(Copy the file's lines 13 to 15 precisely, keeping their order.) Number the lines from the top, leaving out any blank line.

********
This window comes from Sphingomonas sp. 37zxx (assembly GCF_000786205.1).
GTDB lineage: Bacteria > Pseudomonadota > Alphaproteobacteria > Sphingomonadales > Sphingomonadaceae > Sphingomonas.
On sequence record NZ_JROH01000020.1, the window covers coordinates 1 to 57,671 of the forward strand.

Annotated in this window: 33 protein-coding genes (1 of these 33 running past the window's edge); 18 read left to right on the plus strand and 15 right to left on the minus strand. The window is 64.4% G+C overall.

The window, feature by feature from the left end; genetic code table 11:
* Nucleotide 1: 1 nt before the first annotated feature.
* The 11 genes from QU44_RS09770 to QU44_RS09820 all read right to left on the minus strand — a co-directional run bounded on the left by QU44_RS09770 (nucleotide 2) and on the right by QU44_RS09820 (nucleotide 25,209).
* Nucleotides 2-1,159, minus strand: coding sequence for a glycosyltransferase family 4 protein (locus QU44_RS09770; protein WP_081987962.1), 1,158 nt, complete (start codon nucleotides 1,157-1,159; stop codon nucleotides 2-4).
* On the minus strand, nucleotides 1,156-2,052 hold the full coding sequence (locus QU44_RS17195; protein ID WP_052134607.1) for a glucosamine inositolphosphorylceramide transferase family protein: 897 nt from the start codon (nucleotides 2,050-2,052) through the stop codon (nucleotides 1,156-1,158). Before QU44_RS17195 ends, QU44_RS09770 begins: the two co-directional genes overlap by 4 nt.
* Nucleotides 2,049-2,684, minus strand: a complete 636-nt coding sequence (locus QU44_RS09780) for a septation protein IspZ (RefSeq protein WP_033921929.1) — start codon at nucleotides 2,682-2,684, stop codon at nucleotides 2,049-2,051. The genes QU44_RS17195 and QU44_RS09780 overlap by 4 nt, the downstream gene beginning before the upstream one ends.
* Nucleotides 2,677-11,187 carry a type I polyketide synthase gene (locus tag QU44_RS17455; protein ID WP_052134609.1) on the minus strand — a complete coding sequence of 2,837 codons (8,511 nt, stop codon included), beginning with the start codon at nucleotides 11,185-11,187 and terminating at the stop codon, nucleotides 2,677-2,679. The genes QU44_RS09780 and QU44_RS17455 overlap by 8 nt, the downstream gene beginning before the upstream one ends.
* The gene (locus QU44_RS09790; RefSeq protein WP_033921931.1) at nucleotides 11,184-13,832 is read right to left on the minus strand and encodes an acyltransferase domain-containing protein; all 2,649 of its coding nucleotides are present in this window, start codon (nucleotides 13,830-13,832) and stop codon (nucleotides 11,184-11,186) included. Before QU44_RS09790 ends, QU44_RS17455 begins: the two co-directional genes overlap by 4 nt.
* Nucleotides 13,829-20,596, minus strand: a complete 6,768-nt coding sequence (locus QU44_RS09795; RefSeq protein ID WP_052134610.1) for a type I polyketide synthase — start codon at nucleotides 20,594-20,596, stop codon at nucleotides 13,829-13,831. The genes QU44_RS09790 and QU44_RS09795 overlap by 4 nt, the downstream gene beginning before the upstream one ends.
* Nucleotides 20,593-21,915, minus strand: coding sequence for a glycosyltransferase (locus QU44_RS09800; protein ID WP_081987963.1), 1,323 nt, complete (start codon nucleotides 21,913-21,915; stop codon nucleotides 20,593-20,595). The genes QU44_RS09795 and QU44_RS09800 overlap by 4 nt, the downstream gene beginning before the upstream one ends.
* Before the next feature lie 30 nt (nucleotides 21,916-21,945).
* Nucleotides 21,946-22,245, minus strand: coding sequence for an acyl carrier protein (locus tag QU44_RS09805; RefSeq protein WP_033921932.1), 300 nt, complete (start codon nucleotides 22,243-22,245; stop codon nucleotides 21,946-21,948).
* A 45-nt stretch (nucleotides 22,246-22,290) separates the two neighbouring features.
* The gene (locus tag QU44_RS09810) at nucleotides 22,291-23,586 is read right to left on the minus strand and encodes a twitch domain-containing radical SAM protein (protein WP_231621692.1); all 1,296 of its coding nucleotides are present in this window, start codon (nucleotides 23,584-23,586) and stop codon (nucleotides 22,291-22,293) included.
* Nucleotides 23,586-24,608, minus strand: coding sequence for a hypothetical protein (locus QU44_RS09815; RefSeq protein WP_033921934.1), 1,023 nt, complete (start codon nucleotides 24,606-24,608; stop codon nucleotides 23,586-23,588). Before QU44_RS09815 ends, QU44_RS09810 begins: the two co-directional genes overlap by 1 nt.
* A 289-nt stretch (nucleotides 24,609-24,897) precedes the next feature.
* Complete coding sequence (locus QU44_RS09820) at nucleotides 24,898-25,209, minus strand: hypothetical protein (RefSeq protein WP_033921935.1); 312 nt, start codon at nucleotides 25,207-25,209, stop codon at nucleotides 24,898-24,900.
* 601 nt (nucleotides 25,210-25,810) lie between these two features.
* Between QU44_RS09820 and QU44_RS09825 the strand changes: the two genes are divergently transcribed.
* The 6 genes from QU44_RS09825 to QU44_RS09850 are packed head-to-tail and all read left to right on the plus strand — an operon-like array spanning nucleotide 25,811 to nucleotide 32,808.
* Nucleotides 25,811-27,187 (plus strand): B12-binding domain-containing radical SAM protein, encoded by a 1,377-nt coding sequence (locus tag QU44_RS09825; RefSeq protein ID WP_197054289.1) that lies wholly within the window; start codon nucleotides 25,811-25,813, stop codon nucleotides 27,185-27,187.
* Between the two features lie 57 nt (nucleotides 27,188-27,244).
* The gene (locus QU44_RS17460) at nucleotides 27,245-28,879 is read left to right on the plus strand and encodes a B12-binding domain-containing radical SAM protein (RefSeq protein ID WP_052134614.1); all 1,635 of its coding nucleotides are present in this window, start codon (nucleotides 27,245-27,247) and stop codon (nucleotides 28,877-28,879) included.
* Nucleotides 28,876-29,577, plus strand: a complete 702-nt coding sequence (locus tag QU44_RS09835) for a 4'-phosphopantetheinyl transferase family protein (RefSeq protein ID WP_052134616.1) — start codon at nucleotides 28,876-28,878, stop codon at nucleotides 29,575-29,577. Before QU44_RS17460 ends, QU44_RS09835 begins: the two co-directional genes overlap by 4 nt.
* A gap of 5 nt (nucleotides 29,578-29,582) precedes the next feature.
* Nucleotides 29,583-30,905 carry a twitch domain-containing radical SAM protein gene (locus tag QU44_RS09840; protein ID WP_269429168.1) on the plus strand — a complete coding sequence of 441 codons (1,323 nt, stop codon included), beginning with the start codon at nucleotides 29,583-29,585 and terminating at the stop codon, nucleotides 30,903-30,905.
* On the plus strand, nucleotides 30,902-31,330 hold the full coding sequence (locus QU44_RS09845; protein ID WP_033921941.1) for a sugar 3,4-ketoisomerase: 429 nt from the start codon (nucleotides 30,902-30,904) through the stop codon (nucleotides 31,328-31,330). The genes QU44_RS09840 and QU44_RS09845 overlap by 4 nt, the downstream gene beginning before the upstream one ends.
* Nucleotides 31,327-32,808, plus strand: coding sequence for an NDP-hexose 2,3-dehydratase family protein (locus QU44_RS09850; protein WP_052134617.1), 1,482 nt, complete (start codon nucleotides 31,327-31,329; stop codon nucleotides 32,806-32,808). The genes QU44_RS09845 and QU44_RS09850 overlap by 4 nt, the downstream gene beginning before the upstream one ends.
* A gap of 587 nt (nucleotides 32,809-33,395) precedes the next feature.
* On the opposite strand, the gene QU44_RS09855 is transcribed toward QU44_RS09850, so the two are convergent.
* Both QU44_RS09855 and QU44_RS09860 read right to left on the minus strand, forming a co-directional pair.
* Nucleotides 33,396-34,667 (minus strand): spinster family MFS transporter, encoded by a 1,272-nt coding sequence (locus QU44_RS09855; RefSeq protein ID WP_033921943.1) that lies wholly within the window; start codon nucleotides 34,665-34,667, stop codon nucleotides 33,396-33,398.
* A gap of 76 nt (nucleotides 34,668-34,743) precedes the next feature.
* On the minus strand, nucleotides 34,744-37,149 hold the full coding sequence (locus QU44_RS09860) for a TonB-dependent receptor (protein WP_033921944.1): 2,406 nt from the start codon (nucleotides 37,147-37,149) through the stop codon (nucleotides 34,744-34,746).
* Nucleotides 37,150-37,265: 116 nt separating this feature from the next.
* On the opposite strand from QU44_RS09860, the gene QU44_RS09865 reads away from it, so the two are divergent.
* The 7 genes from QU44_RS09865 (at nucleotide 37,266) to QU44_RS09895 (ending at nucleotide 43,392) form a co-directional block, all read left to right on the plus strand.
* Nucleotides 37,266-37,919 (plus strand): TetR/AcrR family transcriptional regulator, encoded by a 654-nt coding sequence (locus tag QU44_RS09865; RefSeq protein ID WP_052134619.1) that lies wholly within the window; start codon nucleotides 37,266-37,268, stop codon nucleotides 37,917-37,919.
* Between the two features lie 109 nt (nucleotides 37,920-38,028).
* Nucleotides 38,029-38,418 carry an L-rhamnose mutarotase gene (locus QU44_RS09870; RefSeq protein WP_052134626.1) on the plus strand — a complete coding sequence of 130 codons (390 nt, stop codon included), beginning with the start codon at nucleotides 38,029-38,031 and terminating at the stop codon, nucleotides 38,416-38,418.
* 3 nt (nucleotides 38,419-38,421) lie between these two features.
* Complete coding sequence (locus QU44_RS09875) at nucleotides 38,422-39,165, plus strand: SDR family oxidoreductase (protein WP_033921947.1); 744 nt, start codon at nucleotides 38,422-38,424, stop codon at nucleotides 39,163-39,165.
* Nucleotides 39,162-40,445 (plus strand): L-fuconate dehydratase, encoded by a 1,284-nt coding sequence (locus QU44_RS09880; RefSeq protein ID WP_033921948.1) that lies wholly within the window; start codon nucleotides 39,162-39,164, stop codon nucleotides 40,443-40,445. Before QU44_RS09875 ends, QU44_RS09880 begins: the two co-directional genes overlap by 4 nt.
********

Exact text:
* Nucleotides 13,829-20,596, minus strand: a complete 6,768-nt coding sequence (locus QU44_RS09795; RefSeq protein ID WP_052134610.1) for a type I polyketide synthase — start codon at nucleotides 20,594-20,596, stop codon at nucleotides 13,829-13,831. The genes QU44_RS09790 and QU44_RS09795 overlap by 4 nt, the downstream gene beginning before the upstream one ends.
* Nucleotides 20,593-21,915, minus strand: coding sequence for a glycosyltransferase (locus QU44_RS09800; protein ID WP_081987963.1), 1,323 nt, complete (start codon nucleotides 21,913-21,915; stop codon nucleotides 20,593-20,595). The genes QU44_RS09795 and QU44_RS09800 overlap by 4 nt, the downstream gene beginning before the upstream one ends.
* Before the next feature lie 30 nt (nucleotides 21,916-21,945).